The deadline was firm, said Communications Minister Stephen Conroy. There was no room for negotiation. Either they would pass, or they would be scrapped.
They have been scrapped.
The government needed the support of five of the seven members sitting on the cross benches in parliament. Four either expressly said they would support the bill, or were known to be leading that way: the Greens’ Adam Bandt and Tony Windsor, and the terrible twins Peter Slipper and Craig Thomson. But the remaining three said they would not support the bills :Bob Katter, Andrew Wilkie and Rob Oakeshott.
There were six pieces of legislation in all. Two uncontroversial bills passed the lower house Tuesday evening. They concerned the expansion of Australian content, a reduction in licensing fees and the updating of the ABC and SBS charters.
A key aspect of the Government’s proposed legislation was the setting up of a Public Interest Media Advocate (PIMA - the ‘media tsar’ so reviled by many opponents of the legislation). At the last minute the Government proposed that the PIMA be replaced by an independent commission chosen by a panel of eminent Australians, but even this has failed to gain support.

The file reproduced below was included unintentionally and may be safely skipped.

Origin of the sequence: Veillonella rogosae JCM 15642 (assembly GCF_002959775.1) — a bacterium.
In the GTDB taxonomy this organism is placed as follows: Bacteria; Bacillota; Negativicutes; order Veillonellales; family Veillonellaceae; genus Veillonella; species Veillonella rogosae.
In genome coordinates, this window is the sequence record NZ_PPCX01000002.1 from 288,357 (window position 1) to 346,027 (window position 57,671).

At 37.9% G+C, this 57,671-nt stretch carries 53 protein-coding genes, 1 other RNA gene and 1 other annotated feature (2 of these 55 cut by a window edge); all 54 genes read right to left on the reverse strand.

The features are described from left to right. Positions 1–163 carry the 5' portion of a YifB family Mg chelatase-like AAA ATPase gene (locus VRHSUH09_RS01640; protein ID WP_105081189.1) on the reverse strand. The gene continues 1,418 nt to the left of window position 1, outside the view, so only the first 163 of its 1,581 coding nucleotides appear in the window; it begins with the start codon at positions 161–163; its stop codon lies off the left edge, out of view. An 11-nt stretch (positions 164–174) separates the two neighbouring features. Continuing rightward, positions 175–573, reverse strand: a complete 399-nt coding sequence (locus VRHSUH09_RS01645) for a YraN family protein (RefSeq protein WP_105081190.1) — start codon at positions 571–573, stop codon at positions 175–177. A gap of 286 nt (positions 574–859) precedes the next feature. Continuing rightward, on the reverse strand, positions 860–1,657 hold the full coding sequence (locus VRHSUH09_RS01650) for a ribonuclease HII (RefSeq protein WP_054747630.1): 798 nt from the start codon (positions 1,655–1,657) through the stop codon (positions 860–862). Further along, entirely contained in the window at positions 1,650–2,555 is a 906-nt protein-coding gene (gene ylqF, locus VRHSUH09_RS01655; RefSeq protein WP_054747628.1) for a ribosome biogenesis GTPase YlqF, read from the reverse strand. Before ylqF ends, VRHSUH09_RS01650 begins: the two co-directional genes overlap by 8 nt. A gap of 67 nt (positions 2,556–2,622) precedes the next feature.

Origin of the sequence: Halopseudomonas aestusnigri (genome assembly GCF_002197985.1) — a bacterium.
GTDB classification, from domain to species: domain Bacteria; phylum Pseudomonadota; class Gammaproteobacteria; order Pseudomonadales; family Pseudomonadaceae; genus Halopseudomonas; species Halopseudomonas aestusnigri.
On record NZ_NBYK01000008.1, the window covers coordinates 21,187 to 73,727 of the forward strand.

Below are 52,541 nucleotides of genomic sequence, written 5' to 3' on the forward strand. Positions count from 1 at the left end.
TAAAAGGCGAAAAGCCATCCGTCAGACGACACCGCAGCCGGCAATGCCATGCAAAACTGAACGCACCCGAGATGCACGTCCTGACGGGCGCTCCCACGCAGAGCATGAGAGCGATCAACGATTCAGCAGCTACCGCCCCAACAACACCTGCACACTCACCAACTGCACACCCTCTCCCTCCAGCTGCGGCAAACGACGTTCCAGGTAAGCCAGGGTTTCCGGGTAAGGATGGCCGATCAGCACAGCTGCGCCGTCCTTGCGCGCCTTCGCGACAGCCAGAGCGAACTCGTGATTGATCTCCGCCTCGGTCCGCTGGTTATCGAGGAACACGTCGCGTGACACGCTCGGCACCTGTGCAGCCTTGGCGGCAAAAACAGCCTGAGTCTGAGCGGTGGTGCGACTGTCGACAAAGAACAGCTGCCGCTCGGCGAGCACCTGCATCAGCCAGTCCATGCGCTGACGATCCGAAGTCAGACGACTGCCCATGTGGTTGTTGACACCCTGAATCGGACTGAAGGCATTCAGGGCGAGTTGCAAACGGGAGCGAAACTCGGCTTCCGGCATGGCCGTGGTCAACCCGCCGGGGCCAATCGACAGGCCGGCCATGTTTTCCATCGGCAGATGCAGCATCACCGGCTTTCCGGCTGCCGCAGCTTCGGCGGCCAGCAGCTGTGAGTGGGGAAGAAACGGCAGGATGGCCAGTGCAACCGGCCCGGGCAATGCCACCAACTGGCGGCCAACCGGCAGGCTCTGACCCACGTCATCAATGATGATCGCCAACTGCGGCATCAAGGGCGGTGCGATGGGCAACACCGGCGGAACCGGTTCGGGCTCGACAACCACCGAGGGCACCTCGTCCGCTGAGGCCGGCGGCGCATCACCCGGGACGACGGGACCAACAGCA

The whole thing has been an utter schemozzle. This is not so much a victory for the bill’s opponents as a defeat for good process, clear thinking and common sense. We have seen previous little of any of these.
Despite the hysteria about the bills being draconian, they were nothing of the kind. The most controversial aspect of the reforms, the establishment of the PIMA, was quite a reasonable proposal, given the demonstrable lack of any sense of ethics in many parts of the media.
It has all come to nothing. Like so much this government has done, it was poorly handled, right from the start. Senator Conroy’s attempt to ram it through looked like a sign of desperation. Given the current atmosphere in Canberra, that’s exactly what it was.
The Government certainly didn’t need the distraction. The whole issue has been totally overshadowed in recent days by increased leadership speculation in the Labor Party. Until that is resolved, nothing will happen.